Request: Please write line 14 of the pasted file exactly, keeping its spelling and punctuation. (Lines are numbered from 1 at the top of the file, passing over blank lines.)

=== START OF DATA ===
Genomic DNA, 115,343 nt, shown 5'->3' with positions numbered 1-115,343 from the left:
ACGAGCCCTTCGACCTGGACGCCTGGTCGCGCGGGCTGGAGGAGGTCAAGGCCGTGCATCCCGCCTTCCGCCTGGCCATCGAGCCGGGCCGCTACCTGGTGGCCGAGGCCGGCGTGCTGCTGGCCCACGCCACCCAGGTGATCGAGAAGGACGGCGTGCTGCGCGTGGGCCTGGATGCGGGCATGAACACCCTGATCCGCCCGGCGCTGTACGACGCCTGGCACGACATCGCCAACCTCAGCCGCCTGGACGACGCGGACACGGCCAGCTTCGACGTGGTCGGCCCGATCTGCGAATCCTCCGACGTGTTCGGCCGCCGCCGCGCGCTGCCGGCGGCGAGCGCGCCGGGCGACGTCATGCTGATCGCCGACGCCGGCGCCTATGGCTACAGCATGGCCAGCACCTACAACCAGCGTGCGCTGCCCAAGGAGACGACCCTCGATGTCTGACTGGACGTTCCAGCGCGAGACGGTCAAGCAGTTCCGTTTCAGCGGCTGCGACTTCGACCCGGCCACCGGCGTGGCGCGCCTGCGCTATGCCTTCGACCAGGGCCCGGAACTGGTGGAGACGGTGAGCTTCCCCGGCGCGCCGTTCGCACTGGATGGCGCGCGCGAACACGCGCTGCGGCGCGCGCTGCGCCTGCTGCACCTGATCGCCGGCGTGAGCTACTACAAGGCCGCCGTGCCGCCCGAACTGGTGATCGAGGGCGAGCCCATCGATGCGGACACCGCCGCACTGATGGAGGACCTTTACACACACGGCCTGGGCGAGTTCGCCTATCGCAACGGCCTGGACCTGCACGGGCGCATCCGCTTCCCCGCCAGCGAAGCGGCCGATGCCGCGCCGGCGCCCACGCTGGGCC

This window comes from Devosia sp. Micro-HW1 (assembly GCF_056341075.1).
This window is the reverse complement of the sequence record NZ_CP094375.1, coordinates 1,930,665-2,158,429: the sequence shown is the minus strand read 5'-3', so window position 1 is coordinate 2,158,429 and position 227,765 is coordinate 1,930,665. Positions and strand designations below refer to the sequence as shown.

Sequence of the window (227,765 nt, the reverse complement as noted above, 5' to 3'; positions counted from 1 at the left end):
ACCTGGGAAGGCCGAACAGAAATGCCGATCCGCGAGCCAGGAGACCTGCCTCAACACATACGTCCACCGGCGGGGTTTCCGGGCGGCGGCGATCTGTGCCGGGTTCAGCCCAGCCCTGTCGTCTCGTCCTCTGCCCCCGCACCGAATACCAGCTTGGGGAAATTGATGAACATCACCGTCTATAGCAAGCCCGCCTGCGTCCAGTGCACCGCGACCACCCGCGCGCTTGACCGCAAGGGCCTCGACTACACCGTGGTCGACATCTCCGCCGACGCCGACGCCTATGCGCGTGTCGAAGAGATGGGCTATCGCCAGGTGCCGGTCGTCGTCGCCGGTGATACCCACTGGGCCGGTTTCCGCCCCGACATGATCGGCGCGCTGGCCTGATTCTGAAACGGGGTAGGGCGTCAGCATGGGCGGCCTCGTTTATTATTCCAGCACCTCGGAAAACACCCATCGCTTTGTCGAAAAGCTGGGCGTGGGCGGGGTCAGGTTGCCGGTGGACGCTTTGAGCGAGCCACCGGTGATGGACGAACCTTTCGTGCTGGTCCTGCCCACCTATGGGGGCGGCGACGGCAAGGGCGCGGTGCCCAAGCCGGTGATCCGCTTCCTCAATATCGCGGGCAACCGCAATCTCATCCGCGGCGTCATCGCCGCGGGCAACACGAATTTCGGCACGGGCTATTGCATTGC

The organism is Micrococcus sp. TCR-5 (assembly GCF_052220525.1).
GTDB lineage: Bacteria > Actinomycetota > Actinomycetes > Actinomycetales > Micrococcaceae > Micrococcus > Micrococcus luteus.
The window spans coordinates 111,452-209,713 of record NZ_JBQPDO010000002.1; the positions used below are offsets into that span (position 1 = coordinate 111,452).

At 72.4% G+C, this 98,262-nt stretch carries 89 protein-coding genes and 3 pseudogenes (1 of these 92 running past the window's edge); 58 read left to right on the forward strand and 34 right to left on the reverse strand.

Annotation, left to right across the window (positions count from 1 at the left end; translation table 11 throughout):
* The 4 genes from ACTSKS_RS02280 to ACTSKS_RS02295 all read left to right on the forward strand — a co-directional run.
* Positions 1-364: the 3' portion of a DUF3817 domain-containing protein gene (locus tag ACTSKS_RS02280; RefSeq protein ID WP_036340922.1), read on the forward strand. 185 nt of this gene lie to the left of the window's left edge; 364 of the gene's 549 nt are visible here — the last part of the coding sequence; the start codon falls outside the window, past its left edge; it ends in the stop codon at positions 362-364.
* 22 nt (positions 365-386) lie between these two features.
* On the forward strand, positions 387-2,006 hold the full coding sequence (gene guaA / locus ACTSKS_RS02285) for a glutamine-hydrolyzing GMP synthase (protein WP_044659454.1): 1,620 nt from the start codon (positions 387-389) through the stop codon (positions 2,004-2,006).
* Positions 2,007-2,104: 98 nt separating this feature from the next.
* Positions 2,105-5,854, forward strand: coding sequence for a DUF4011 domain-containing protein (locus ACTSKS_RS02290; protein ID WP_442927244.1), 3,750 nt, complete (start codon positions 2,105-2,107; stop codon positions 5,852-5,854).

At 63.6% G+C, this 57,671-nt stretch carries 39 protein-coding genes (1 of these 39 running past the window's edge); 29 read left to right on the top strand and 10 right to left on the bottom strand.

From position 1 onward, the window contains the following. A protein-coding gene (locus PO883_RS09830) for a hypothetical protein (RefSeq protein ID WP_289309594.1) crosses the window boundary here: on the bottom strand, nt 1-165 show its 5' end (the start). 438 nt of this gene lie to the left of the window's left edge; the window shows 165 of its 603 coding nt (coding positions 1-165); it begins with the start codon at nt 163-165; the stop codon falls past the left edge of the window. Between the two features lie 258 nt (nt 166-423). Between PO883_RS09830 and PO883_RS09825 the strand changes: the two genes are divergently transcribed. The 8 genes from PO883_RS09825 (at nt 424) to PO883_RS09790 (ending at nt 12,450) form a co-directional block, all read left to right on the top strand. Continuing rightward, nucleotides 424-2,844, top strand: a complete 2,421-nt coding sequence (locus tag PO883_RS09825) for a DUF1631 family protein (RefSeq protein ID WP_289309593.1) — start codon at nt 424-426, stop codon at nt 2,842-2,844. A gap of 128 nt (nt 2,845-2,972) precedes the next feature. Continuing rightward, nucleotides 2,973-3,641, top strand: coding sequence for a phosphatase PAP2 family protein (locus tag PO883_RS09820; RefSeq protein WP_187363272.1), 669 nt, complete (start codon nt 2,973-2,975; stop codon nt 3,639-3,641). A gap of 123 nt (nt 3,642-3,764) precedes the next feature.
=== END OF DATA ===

* 22 nt (positions 365-386) lie between these two features.